- Learn to listen well. From being able to pick up on subtle cues in meetings to unlocking coworkers' participation by making them feel heard, Paula says much of her success in seeing challenges as opportunities—and helping others do the same—comes from listening. "Quite frankly, given some of the issues that we're dealing with in contemporary America, I think that there's probably plenty of room for increased listening skills, right?" says Paula.
- Get comfortable reflecting in the moment. "Part of the growth mindset is the notion of not being perfect," says Paula. "There's always an opportunity to get better and better. By reflecting, you can ask, 'How specifically can I get better?'" Paula often will do a quick debrief with herself after conversations and meetings to reflect on how she conducted the conversation, how she listened, how flexible she was, and what her outcomes were. "Reflecting can be very, very powerful," she adds. "As a Black woman in corporate America, it's especially important because of the pressure to be excellent in everything we do. But for everyone, especially in 2021, with what we've been through this last year—COVID, disparate access to healthcare, social distancing, working remotely, the global nature of all this disruption. There's an opportunity to think about what we just went through as a society and to ponder what the lessons are."
- Practice long-term reflection, too. Paula leads after-action reviews for her team each quarter where she asks four questions: what happened, what worked, what didn't work, and why. "It's not a complex tool, but it enables you to remove the emotion, and reveal more of the concrete data. You can leverage the observations of others to provide that perspective that you may not be able to see as a team member," she says.
- Read, learn, and share. If you consistently seek out opportunities to learn something new, whether in the pages of a book or in a classroom or just from a peer, and then you go out of your way to help others based on those new insights, you're well on your way to practicing a growth mindset, says Paula. "Open your eyes and look around—there's somebody who needs [what you have to offer]."
Interested in growing alongside Paula and her team? Learn more about CSL's open roles here or click here to join an upcoming virtual event with Paula and other women leaders at CSL this Thursday, May 27th!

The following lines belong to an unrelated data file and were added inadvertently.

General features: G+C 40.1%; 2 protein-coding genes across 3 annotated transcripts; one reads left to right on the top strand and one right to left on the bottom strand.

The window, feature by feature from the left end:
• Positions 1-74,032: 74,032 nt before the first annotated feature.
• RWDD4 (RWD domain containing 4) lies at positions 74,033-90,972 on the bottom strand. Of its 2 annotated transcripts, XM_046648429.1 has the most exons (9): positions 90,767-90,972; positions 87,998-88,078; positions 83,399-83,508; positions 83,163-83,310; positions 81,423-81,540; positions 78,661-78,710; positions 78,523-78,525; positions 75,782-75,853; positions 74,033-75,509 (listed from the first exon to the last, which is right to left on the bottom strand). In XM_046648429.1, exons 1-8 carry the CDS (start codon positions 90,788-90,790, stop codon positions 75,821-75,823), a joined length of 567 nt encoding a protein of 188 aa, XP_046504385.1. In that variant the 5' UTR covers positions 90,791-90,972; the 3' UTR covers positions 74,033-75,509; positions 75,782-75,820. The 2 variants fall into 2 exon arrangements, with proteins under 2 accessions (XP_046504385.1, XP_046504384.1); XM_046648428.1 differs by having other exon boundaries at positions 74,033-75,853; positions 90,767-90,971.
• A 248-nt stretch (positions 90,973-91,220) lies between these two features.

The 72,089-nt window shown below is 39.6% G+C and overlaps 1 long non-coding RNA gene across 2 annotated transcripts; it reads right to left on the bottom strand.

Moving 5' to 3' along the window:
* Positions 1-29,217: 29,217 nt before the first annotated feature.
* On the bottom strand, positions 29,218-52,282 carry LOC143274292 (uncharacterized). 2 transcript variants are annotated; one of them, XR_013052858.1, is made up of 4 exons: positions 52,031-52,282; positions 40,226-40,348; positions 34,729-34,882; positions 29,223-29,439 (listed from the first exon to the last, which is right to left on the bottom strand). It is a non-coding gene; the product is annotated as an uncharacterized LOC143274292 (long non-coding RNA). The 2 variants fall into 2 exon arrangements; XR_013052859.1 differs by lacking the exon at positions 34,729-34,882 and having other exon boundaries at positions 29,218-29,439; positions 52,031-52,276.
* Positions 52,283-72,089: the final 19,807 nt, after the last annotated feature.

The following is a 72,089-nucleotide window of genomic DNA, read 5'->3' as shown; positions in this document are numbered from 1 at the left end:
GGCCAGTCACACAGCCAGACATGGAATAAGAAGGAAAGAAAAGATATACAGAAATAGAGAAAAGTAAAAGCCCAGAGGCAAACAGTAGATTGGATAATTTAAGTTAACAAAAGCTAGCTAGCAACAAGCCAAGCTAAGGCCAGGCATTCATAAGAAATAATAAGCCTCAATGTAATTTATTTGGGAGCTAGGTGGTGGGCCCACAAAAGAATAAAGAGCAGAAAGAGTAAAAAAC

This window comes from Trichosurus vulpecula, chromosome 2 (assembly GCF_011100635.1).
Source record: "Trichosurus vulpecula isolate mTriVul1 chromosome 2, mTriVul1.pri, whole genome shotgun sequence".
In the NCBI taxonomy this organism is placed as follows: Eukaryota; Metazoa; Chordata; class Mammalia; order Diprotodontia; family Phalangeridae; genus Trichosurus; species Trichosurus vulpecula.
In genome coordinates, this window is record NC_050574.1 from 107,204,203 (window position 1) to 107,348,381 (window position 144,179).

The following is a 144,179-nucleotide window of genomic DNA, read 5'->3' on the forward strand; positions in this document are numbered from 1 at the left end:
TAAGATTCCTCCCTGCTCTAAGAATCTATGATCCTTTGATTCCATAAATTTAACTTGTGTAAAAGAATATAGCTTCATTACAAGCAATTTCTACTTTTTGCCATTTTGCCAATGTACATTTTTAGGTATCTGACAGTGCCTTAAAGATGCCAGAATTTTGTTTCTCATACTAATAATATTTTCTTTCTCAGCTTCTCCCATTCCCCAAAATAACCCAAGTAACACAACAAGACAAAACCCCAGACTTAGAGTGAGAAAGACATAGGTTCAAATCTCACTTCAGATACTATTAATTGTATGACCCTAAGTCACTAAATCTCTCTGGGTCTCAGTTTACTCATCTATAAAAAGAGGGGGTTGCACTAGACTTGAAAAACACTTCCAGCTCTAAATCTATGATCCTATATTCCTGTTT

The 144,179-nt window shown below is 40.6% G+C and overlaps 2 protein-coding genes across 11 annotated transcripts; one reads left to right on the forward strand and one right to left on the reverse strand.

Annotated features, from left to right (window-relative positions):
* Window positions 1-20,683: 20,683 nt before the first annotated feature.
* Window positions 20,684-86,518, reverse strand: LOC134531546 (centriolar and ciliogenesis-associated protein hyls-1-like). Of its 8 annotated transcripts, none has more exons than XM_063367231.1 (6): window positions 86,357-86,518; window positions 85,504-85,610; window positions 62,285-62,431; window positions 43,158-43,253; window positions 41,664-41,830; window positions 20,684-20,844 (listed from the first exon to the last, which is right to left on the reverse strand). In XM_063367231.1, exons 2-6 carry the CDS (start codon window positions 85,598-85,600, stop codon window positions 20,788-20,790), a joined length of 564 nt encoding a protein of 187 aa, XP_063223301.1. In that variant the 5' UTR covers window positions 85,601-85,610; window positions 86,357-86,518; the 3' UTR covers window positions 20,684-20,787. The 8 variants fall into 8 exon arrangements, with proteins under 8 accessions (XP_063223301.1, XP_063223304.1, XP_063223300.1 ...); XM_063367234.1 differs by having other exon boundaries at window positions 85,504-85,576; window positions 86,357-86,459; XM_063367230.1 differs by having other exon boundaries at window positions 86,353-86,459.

💎Want to know what engineering teams are like at Workiva? Watch the video to the end to find out!
📼 Engineering teams at Workiva are constantly hiring. Marie Yue, Senior Engineering Manager at the company, tells you what they look for in a candidate and what the dynamics of teamwork are like.
📼 The typical path in the engineering teams at Workiva is that you grow into a senior, and then you move into a lead role. From there, there are a few different tracks that you can take depending on your interest. You can become a staff engineer, an architect, or even an engineering manager. What are you waiting for to apply?
📼In the engineering teams at Workiva every member should feel empowered to do their job effectively. For this, each has to understand how the work they do day to day solves customers’ problems. Managers will always seek to be aware of members’ career path aspirations so that they can look for opportunities and projects to help each person reach the next step in their career.
Engineering Teams At Workiva: A Safe Space
Marie Yue’s team is a safe space for people to make mistakes and ask for help, and each member feels a sense of belonging and inclusion. She wants to make sure that everyone is individually empowered to lead and make decisions. For this, the team has regular meetings where they do fun things like play virtual games or eat lunch together, and they also like to re-review and add to their team working agreement once a quarter.
🧑💼 Are you interested in joining Workiva? They have open positions! To learn more, click here.
Get to Know Marie Yue
If you are interested in a career at Workiva, you can connect with Marie Yue on LinkedIn. Don’t forget to mention this video!
More About Workiva
Workiva was founded to transform the way people manage and report business data with various collaborators, data sources, documents, and spreadsheets. Today, people all over the world use their platform to seamlessly orchestrate data among their systems and applications for transparent and trusted connected reporting and compliance. At Workiva, they are innovative in everything they do—from how they build their software, to how they serve their customers, to how they treat their employees.
We all have our favorite websites– the ones we frequent, bookmark, and recommend to others. You might even enjoy some website features so much that you’ve found yourself wondering why they aren’t more popular. Or maybe you’ve experienced times where you were frustrated with a website and wished you could add features or even design your own!
If you’ve ever found yourself intrigued at the prospect of designing and developing your own websites, then a career as a web developer might be just for you!
As a web developer you would be responsible for coding, designing, optimizing, and maintaining websites. Today, there are over 1.7 billion websites in the world and, in turn, the demand for web developers is on the rise. In order to figure out what kind of web development work best suits you let’s start with an introduction to the three main roles in web development that you can choose from.